South Jersey Climate News

South Jersey Climate News

South Jersey Climate News

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Isaac Linsk, Staff Writer • May 23, 2024

South Jersey towns learn how to plan for climate-resiliency

South+Jersey+towns+learn+how+to+plan+for+climate-resiliency

November 17, 2022

Rowan University’s Department of Geography, Planning, and Sustainability hosted its first World Town Planning Day to discuss climate-resiliency planning.

“Climate resiliency planning is a planning process that helps communities survive and thrive by addressing climate-related stresses and shocks,” said Mahbubur Meenar, Ph.D., associate professor of Planning in the Department of Geography, Planning, and Sustainability and the director of Community Planning + Visualization Lab at Rowan University.

It has two aspects — planning for climate mitigation and adaptation.

“Climate mitigation efforts are needed to reduce greenhouse gas emissions. Climate adaptation efforts include the understanding and anticipation of the impacts of the climate crisis and taking necessary action to minimize risks and vulnerability. Climate resiliency planning is practiced at the global, national, regional, and local levels,” said Meenar.

The event included two guest speakers, Nick Angarone, the New Jersey chief climate resilience officer and Meghan Wren, the area planner for New Jersey Office of Planning Advocacy.

Nick Angarone, New Jersey chief climate resilience officer, speaks with South Jersey residents, about climate-resiliency planning at World Planning Day event at Rowan University, Nov. 7, 2022.(Meenar Mahbubur)

Nick Angarone talked about how the impact that Hurricane Sandy had on New Jersey was the catalyst for climate change planning in New Jersey. New Jersey is one of the fastest-warming states, and precipitation patterns in the state have changed as well. In the last decade, precipitation levels have increased by 10%, and we’re seeing more rain in a shorter period of time, also called flash storms.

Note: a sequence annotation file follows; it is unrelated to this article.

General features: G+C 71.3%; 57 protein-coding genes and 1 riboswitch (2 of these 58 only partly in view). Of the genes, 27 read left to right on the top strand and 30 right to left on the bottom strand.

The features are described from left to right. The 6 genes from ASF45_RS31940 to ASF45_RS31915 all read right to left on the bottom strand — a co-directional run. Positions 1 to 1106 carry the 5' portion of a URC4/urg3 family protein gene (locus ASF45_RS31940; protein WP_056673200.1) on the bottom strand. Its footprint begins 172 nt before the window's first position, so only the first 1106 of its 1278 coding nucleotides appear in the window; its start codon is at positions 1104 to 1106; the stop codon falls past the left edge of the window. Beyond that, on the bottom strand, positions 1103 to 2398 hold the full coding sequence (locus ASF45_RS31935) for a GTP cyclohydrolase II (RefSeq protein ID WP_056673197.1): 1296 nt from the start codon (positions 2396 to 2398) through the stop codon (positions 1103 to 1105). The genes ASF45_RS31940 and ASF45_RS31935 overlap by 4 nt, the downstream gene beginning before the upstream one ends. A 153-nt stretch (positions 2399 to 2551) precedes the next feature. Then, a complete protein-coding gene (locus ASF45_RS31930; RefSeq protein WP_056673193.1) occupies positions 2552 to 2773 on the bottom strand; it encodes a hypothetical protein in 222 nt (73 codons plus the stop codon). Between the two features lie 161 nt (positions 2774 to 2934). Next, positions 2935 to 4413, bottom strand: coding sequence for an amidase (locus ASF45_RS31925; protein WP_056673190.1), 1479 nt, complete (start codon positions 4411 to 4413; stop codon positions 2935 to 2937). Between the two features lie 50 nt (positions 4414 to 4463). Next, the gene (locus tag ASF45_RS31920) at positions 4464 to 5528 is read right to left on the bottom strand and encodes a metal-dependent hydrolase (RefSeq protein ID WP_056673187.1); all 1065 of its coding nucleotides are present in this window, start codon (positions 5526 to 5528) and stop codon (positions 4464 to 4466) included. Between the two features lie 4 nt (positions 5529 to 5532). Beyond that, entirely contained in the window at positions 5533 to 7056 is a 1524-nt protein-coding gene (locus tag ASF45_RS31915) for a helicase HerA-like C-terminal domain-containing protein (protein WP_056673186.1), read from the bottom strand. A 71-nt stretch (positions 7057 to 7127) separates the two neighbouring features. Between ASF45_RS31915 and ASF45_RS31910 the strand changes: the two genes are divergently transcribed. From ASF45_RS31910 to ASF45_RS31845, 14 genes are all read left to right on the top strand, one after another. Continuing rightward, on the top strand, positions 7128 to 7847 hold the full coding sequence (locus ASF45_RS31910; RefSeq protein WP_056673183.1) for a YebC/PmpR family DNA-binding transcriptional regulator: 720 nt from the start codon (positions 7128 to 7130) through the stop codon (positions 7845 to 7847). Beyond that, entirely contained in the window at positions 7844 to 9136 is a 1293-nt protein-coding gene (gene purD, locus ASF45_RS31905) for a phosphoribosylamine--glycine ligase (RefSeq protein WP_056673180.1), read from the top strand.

He told an audience of 50 people that the sea level will rise by five feet by the end of the century. It’s inevitable, which is why planning for the future is crucial to the sustainability of the planet.

In 2019, Gov. Phil Murphy issued Executive Order No. 89, which was the first time the executive branch of New Jersey declared it is a priority for state agencies to address and respond to the effects of climate change.

“It’s not just about how hot it’s going to be and who’s going to get wet. We have to really think about what the impacts are going to be to our communities and those who make up our communities. Right? What are the actual impacts going to be on the people,” said Angarone.

Each of the 564 municipalities in New Jersey are able to decide what their plan can look like based on their environment and its needs….

Read the full article in The Whit

The Whit is a student-operated campus news outlet for Rowan University and a content partner with South Jersey Climate News.

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